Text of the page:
Kiwi Olympic athlete asks winners to Stand Down from dais if they receive medal to protest against cheats
Today, Moss Burmester officially launched a campaign.
Retired New Zealand Olympic swimmer Moss Burmester is asking clean athletes at the upcoming games to protest the International Olympics Committee (IOC) decision to not blanket ban Team Russia by choosing to #StandDown from the dais to receive their medal.
Burmester, who represented our country at the Athens and Beijing Olympics, believes it is an ‘absolute joke’ and ‘spineless cop-out’ that the IOC are not sanctioning the entire Russian contingent for their ‘blatant government sponsored and systematic doping’.
Absolutely no doubting that. Clean athletes are being knowingly undermined by their governing body on the biggest stage of them all.
“We all believe in what the World Anti-Doping Agency (WADA) is trying to achieve but it is clearly not effective. I don’t understand why they haven’t used evidence from the [independent] McLaren Report to exclude Russia or anyone who has previously been caught cheating or served a ban,” he says.
Burmester says “we know who the cheats are in our sport, but due to heavy repercussions from governing bodies and the likely wrath incurred, most are too frightened to speak out.” And while making political statement at an Olympic Games is against the Olympic charter and carries heavy penalties, Burmester believes if clean athletes, retired athletes and the public band together, the message will get through.
“I propose that we show the IOC that they are making a mockery of something we commit our lives to achieving by choosing to #StandDown from the dais to receive medals to say ‘I’m clean and want to compete against clean athletes, but I don’t believe I am’,” he says. “Yes, there will be collateral damage but something has to be done to say we are not okay with it being swept under the carpet.”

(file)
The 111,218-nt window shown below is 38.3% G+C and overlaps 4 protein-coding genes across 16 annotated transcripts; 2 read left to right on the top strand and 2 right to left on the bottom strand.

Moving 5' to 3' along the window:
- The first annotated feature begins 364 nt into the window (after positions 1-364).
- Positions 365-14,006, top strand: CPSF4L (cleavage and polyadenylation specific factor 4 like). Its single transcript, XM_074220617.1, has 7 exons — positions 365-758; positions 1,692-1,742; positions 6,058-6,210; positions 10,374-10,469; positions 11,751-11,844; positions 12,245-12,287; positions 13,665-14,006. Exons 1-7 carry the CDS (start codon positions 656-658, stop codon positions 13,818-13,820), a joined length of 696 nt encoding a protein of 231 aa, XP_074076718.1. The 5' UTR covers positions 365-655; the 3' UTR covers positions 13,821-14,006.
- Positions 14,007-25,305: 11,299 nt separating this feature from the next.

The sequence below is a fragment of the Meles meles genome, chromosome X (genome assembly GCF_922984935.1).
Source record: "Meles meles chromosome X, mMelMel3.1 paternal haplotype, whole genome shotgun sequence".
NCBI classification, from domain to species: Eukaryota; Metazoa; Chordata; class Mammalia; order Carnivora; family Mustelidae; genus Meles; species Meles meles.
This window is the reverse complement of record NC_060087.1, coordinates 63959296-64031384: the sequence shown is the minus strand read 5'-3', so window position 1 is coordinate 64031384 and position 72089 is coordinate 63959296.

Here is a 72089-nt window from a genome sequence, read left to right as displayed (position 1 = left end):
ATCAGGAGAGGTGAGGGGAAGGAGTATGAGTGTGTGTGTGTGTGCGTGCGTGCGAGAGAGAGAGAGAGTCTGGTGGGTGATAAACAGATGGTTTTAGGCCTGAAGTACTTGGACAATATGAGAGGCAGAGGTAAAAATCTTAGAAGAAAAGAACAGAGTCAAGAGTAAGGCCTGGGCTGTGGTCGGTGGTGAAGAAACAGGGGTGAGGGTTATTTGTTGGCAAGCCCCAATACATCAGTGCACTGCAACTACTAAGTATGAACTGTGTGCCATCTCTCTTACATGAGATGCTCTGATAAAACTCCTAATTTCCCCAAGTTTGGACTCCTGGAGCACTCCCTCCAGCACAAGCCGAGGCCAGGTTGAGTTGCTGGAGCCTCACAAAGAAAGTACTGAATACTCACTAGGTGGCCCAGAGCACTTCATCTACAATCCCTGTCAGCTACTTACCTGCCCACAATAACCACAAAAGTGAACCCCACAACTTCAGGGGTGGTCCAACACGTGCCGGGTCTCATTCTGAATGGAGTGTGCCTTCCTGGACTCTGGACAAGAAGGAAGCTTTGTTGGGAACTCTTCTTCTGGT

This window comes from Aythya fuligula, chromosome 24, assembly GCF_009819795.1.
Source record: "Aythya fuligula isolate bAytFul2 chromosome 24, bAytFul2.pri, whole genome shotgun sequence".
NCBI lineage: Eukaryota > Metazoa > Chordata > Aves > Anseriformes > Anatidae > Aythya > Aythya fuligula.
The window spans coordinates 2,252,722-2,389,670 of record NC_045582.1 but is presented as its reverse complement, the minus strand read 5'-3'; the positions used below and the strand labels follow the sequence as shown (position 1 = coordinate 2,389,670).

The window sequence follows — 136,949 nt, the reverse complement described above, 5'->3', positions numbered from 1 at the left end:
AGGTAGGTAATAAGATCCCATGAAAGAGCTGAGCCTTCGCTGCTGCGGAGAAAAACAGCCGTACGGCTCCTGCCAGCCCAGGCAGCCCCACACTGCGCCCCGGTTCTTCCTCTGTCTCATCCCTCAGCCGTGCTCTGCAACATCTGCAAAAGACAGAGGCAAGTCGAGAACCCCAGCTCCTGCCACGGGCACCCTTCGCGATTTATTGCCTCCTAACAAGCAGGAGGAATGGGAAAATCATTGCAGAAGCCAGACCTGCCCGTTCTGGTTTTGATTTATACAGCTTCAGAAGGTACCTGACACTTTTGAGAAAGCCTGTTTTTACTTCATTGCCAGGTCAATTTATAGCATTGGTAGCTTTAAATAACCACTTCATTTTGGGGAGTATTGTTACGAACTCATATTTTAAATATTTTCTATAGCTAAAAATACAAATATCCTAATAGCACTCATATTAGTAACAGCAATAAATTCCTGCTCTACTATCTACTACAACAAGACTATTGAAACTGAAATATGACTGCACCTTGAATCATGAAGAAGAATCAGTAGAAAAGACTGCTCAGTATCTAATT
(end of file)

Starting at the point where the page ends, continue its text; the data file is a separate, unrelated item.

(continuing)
“Sometimes I wonder if it’s all worthwhile in the face of overwhelming political corruption, and if the Olympics will ever be a clean level playing field restored to the pinnacle of fair athletic competition,” he says.
“But at an individual level, in your own environment, you are the guardian of all that is worthwhile, free and wonderful about sport,” he says. “Nothing will make them listen more than a demand from the athletes and sports fans themselves to uphold the integrity and core principles of the Olympic Games.”
A completely worthy if ambitious plan. When you think of Olympic protests you think of Mexico City in 1968, and the fall-out from that.
This campaign is likely to evolve. A more subtle, yet still symbolic protest, might be if the other athletes refuse to shake the Russian’s hand at the medal ceremony. And if the Russian wins gold they refuse to join them on the gold dias as per the Olympic tradition.
Various athletes could try their own way, the concept of #StandDown can be versatile. Perhaps it might also be a fitting tribute to Muhammad Ali.
Burmester has to be applauded for this, and deserves all the encouragement he can get. It appears it is left up to the athletes to make a statement, because their governing body won’t.
Watching the Opening Ceremony this weekend will hold a lot more interest than just the show.